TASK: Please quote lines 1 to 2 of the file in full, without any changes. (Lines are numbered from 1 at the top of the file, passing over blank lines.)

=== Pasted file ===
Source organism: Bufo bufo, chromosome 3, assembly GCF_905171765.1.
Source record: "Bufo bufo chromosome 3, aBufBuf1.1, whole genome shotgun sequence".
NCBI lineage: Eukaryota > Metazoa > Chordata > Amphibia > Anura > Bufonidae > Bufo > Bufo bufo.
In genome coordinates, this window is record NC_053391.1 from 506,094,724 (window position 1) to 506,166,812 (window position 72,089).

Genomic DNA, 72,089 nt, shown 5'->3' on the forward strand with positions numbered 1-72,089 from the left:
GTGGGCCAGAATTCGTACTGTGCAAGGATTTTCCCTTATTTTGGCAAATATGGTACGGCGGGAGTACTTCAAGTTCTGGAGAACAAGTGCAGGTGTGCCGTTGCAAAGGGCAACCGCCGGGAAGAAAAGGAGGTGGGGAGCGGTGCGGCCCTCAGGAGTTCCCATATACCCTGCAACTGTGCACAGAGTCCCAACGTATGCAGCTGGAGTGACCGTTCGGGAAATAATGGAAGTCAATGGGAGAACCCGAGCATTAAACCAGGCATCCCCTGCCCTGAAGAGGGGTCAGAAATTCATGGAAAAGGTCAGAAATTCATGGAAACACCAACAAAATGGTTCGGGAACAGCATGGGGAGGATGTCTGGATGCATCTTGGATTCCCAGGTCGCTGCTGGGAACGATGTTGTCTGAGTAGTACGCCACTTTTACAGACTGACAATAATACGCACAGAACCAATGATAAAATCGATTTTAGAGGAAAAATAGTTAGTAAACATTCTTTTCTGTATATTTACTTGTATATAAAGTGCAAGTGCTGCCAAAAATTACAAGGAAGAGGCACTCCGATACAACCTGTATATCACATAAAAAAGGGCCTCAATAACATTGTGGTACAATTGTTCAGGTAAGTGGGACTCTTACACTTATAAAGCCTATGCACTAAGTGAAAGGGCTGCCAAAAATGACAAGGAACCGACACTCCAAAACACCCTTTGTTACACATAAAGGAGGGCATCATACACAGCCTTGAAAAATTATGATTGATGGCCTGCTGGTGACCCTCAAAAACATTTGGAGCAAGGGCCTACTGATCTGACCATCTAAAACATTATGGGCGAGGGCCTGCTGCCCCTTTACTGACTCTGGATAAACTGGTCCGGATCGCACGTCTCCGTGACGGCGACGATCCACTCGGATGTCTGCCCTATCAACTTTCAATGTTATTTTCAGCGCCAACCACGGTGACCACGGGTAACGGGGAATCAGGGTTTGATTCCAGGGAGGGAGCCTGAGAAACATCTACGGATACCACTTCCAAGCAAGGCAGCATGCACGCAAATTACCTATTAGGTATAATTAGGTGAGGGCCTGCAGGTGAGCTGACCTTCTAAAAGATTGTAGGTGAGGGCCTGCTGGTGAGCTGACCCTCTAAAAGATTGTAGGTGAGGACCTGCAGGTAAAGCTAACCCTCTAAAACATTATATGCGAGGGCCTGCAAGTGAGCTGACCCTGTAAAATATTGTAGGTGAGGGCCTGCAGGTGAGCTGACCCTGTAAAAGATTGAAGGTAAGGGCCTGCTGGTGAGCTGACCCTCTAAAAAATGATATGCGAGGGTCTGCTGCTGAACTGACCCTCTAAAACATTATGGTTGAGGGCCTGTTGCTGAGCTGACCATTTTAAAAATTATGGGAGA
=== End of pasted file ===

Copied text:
Source organism: Bufo bufo, chromosome 3, assembly GCF_905171765.1.
Source record: "Bufo bufo chromosome 3, aBufBuf1.1, whole genome shotgun sequence".